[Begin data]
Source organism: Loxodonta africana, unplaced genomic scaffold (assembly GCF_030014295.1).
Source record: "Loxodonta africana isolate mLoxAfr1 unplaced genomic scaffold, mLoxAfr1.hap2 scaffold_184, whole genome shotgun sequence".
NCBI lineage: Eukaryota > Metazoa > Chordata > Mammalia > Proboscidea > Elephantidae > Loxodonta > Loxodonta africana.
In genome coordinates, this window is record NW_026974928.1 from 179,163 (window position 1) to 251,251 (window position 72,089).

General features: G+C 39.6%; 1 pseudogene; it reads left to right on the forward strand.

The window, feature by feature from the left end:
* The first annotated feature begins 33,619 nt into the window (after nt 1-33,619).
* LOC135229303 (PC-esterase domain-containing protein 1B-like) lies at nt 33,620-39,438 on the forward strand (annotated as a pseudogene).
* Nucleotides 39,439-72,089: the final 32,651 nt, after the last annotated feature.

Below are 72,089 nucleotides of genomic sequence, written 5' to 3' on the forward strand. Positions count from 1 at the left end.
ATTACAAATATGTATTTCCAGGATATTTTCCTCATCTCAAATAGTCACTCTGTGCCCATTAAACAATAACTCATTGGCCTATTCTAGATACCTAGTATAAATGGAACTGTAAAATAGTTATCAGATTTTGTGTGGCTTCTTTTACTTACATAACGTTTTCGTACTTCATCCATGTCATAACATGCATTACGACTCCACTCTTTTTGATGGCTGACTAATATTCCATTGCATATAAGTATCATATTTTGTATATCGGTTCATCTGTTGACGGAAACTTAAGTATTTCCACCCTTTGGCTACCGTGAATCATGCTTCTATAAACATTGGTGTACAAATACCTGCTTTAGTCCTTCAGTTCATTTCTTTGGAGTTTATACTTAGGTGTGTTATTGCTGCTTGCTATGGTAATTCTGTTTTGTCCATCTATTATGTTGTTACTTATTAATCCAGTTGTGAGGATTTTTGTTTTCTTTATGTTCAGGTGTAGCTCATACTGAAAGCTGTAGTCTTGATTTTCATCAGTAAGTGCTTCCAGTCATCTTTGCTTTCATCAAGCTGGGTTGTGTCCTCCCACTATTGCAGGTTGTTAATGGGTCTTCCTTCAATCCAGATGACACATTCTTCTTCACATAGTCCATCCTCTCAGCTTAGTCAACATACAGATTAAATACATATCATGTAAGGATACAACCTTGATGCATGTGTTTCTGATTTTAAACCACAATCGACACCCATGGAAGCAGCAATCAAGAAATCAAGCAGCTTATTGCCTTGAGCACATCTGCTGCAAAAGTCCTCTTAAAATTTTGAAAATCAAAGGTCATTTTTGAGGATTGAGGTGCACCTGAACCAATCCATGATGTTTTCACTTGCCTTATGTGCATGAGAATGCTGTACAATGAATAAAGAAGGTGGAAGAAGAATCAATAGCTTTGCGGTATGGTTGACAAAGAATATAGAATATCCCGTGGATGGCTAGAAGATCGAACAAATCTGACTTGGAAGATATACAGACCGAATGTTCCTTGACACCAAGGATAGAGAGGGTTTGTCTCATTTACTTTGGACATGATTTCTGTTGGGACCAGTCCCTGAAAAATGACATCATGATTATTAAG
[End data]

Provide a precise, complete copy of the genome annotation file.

Source organism: Loxodonta africana, unplaced genomic scaffold (assembly GCF_030014295.1).
Source record: "Loxodonta africana isolate mLoxAfr1 unplaced genomic scaffold, mLoxAfr1.hap2 scaffold_184, whole genome shotgun sequence".
NCBI lineage: Eukaryota > Metazoa > Chordata > Mammalia > Proboscidea > Elephantidae > Loxodonta > Loxodonta africana.
In genome coordinates, this window is record NW_026974928.1 from 179,163 (window position 1) to 251,251 (window position 72,089).

General features: G+C 39.6%; 1 pseudogene; it reads left to right on the forward strand.

The window, feature by feature from the left end:
* The first annotated feature begins 33,619 nt into the window (after nt 1-33,619).
* LOC135229303 (PC-esterase domain-containing protein 1B-like) lies at nt 33,620-39,438 on the forward strand (annotated as a pseudogene).
* Nucleotides 39,439-72,089: the final 32,651 nt, after the last annotated feature.

Below are 72,089 nucleotides of genomic sequence, written 5' to 3' on the forward strand. Positions count from 1 at the left end.
ATTACAAATATGTATTTCCAGGATATTTTCCTCATCTCAAATAGTCACTCTGTGCCCATTAAACAATAACTCATTGGCCTATTCTAGATACCTAGTATAAATGGAACTGTAAAATAGTTATCAGATTTTGTGTGGCTTCTTTTACTTACATAACGTTTTCGTACTTCATCCATGTCATAACATGCATTACGACTCCACTCTTTTTGATGGCTGACTAATATTCCATTGCATATAAGTATCATATTTTGTATATCGGTTCATCTGTTGACGGAAACTTAAGTATTTCCACCCTTTGGCTACCGTGAATCATGCTTCTATAAACATTGGTGTACAAATACCTGCTTTAGTCCTTCAGTTCATTTCTTTGGAGTTTATACTTAGGTGTGTTATTGCTGCTTGCTATGGTAATTCTGTTTTGTCCATCTATTATGTTGTTACTTATTAATCCAGTTGTGAGGATTTTTGTTTTCTTTATGTTCAGGTGTAGCTCATACTGAAAGCTGTAGTCTTGATTTTCATCAGTAAGTGCTTCCAGTCATCTTTGCTTTCATCAAGCTGGGTTGTGTCCTCCCACTATTGCAGGTTGTTAATGGGTCTTCCTTCAATCCAGATGACACATTCTTCTTCACATAGTCCATCCTCTCAGCTTAGTCAACATACAGATTAAATACATATCATGTAAGGATACAACCTTGATGCATGTGTTTCTGATTTTAAACCACAATCGACACCCATGGAAGCAGCAATCAAGAAATCAAGCAGCTTATTGCCTTGAGCACATCTGCTGCAAAAGTCCTCTTAAAATTTTGAAAATCAAAGGTCATTTTTGAGGATTGAGGTGCACCTGAACCAATCCATGATGTTTTCACTTGCCTTATGTGCATGAGAATGCTGTACAATGAATAAAGAAGGTGGAAGAAGAATCAATAGCTTTGCGGTATGGTTGACAAAGAATATAGAATATCCCGTGGATGGCTAGAAGATCGAACAAATCTGACTTGGAAGATATACAGACCGAATGTTCCTTGACACCAAGGATAGAGAGGGTTTGTCTCATTTACTTTGGACATGATTTCTGTTGGGACCAGTCCCTGAAAAATGACATCATGATTATTAAG